By Chris Crymes
Poster courtesy of Metaflix
Another month, another batch of Netflix originals. While some, myself included, tend to be critical of the streaming platform’s in-house releases, Netflix has been taking full advantage of COVID-19’s war of theaters with some of the best releases of the year. With excellent Netflix-distributed films like “I’m Thinking of Ending Things” and “The Devil All the Time” in recent memory, I was excited for Aaron Sorkin’s timely feature: “The Trial of the Chicago 7.”
“The Trial of the Chicago 7” recounts the real trial of 7 people of various backgrounds for charges surrounding altercations of the 1968 Democratic National Convention in Chicago, Illinois. This is an inspiring story of American’s who were put through infuriating injustice at the hands of their own government, a story of protests with peaceful intentions being turned into warzones and a story that needs to be told right now. I’m not entirely sure Sorkin was the person to tell this story, though.
Sorkin has an incredible talent for the written word. With “The Social Network,” his patented monologues delivered perfect gravity to what can only be called a real-life super villain origin. The script for “Steve Jobs” gives maybe the realest light of a man shrouded by technological myth with conversation. “The Trial of the Chicago 7” offers up some genuinely funny back and forths as well as some of the relevant social commentary of the year. I can praise the man’s literary merit all day, but Sorkin is far from perfect.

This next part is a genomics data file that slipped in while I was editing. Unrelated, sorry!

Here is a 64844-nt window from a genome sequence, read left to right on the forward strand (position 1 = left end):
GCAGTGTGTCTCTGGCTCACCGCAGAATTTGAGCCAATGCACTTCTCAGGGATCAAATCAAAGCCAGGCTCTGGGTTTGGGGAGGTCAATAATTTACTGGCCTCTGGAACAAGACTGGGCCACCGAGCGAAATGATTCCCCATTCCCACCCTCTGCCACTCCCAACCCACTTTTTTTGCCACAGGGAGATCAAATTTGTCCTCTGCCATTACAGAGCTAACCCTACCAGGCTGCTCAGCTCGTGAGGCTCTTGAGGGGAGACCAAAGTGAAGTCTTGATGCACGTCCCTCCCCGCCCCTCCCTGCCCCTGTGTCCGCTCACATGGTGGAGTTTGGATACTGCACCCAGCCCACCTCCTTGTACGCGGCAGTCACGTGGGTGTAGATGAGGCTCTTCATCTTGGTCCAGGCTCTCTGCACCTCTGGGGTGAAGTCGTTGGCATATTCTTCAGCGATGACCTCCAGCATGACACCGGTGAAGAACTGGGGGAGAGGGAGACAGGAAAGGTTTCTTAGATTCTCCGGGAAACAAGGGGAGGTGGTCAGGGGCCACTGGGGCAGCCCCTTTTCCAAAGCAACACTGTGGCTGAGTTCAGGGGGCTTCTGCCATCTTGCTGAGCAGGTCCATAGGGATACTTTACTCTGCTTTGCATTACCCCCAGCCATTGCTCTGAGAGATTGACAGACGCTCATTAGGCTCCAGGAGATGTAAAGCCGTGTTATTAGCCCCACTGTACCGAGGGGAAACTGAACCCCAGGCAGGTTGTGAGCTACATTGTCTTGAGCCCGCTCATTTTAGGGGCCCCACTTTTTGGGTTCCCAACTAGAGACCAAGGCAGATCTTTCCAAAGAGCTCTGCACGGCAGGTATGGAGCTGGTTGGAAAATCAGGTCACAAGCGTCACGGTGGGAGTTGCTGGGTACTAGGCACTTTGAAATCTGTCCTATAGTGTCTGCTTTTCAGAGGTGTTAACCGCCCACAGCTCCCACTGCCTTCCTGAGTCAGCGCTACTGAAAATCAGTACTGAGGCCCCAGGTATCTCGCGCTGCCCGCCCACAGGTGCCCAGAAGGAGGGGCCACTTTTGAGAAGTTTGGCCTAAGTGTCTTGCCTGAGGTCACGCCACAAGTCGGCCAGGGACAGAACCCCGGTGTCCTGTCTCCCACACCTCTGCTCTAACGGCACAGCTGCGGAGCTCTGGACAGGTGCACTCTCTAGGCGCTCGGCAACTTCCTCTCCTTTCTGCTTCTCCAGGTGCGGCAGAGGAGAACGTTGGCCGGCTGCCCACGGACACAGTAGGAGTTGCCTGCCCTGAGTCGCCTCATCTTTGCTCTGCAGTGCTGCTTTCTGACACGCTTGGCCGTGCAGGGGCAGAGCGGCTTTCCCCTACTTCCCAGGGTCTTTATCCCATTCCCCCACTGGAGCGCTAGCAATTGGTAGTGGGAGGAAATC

His scripts are dense with prose and his characters think of themselves almost as highly as their writer does. This works for darkly cynical depictions of moguls with dicey histories, but hits some stumbling blocks for the Chicago 7.
The script for “The Trial of the Chicago 7” is filled with Sorkin’s aforementioned monologues and zingers. Characters send verbal barbs across the courtroom to no end with everyone seemingly having a degree in snappy comebacks. While entertaining, this becomes an issue when the serious message of political activism is weighed down by literally every character with a speaking role having something to say on every single page. Both Sorkin’s writing and directing throughout this latest venture are just a little too preoccupied with making the events of the trial sharp and slick to realize what is actually being shown on screen. It’s as if Sorkin is worried his audience is going to get bored, so he either just keeps talking or makes a snappy editing choice. Take the film’s opening for instance.
We are presented with the central characters making serious plans for protests before the inciting incidents of the Democratic Convention of 1968. Quick, intercut sequences of characters talking in urgent tones, which is all well and good until you hear the oddly upbeat score working against the dialogue. As frustrating as instances like these were, they aren’t in the majority.
Some of these editing choices are very powerful, though. Like multiple uses of characters narrating previously unseen events of the riots and altercations with Chicago Police Department that combine some masterful acting on display with heart wrenching visuals. This back and forth more than keeps the film afloat, rescuing it from the drowning that is an overly long Aaron Sorkin written scene.
A pure positive of the film is the cast that’s filled to the brim with nothing but pure talent. Highlights include Eddie Redmayne, Sacha Baron Cohen, Yahya Abdul-Mateen II and Mark Rylance. It’s blatantly obvious everyone on screen cares so much about the events being told, making each character palpable with life.
Almost every good aspect of “The Trial of the Chicago 7” has a grain of salt, but if you’re in the mood for maybe the best courtroom drama of the year that also has ties to today’s political landscape, give it a watch on Netflix tonight.